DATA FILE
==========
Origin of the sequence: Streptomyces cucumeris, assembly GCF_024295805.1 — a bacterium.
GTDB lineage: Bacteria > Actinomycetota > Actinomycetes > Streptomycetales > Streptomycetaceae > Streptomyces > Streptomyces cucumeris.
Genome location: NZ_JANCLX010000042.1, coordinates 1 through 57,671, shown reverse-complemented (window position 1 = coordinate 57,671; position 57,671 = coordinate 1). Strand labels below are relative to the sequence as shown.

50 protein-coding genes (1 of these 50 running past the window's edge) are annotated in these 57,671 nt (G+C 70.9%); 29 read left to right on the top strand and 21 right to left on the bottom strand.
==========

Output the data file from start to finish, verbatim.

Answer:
Origin of the sequence: Streptomyces cucumeris, assembly GCF_024295805.1 — a bacterium.
GTDB lineage: Bacteria > Actinomycetota > Actinomycetes > Streptomycetales > Streptomycetaceae > Streptomyces > Streptomyces cucumeris.
Genome location: NZ_JANCLX010000042.1, coordinates 1 through 57,671, shown reverse-complemented (window position 1 = coordinate 57,671; position 57,671 = coordinate 1). Strand labels below are relative to the sequence as shown.

50 protein-coding genes (1 of these 50 running past the window's edge) are annotated in these 57,671 nt (G+C 70.9%); 29 read left to right on the top strand and 21 right to left on the bottom strand.